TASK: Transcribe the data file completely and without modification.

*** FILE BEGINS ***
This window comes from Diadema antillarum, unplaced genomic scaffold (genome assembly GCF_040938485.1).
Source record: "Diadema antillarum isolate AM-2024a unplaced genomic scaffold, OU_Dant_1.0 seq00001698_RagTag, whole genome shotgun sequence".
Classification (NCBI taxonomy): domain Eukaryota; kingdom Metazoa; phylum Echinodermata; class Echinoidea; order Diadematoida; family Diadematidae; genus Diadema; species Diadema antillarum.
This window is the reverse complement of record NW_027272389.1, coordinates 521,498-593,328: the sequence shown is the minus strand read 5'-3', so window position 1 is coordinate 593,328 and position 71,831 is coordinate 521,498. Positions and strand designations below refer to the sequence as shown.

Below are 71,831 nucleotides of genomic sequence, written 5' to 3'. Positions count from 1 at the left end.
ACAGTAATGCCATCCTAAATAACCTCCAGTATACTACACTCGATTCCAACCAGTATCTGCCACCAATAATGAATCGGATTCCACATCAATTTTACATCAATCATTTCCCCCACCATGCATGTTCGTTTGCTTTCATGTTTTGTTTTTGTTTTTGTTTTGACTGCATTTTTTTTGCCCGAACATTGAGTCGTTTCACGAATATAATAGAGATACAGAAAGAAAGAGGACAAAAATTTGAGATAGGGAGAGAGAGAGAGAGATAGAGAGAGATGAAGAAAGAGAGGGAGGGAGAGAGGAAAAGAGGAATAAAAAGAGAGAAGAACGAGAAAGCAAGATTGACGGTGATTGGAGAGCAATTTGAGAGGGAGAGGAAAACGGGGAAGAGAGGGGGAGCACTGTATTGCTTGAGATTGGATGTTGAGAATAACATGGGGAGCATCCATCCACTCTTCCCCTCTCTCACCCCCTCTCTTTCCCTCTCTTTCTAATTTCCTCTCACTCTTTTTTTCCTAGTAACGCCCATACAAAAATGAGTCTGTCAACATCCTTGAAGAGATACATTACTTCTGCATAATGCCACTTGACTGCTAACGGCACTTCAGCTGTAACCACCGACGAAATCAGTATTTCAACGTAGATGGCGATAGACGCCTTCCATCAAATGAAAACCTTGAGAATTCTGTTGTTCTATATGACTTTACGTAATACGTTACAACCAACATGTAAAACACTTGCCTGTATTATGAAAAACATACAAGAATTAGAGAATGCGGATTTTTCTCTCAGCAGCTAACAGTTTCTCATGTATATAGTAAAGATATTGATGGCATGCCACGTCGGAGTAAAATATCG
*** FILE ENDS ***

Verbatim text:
This window comes from Diadema antillarum, unplaced genomic scaffold (genome assembly GCF_040938485.1).
Source record: "Diadema antillarum isolate AM-2024a unplaced genomic scaffold, OU_Dant_1.0 seq00001698_RagTag, whole genome shotgun sequence".
Classification (NCBI taxonomy): domain Eukaryota; kingdom Metazoa; phylum Echinodermata; class Echinoidea; order Diadematoida; family Diadematidae; genus Diadema; species Diadema antillarum.
This window is the reverse complement of record NW_027272389.1, coordinates 521,498-593,328: the sequence shown is the minus strand read 5'-3', so window position 1 is coordinate 593,328 and position 71,831 is coordinate 521,498. Positions and strand designations below refer to the sequence as shown.

Below are 71,831 nucleotides of genomic sequence, written 5' to 3'. Positions count from 1 at the left end.
ACAGTAATGCCATCCTAAATAACCTCCAGTATACTACACTCGATTCCAACCAGTATCTGCCACCAATAATGAATCGGATTCCACATCAATTTTACATCAATCATTTCCCCCACCATGCATGTTCGTTTGCTTTCATGTTTTGTTTTTGTTTTTGTTTTGACTGCATTTTTTTTGCCCGAACATTGAGTCGTTTCACGAATATAATAGAGATACAGAAAGAAAGAGGACAAAAATTTGAGATAGGGAGAGAGAGAGAGAGATAGAGAGAGATGAAGAAAGAGAGGGAGGGAGAGAGGAAAAGAGGAATAAAAAGAGAGAAGAACGAGAAAGCAAGATTGACGGTGATTGGAGAGCAATTTGAGAGGGAGAGGAAAACGGGGAAGAGAGGGGGAGCACTGTATTGCTTGAGATTGGATGTTGAGAATAACATGGGGAGCATCCATCCACTCTTCCCCTCTCTCACCCCCTCTCTTTCCCTCTCTTTCTAATTTCCTCTCACTCTTTTTTTCCTAGTAACGCCCATACAAAAATGAGTCTGTCAACATCCTTGAAGAGATACATTACTTCTGCATAATGCCACTTGACTGCTAACGGCACTTCAGCTGTAACCACCGACGAAATCAGTATTTCAACGTAGATGGCGATAGACGCCTTCCATCAAATGAAAACCTTGAGAATTCTGTTGTTCTATATGACTTTACGTAATACGTTACAACCAACATGTAAAACACTTGCCTGTATTATGAAAAACATACAAGAATTAGAGAATGCGGATTTTTCTCTCAGCAGCTAACAGTTTCTCATGTATATAGTAAAGATATTGATGGCATGCCACGTCGGAGTAAAATATCG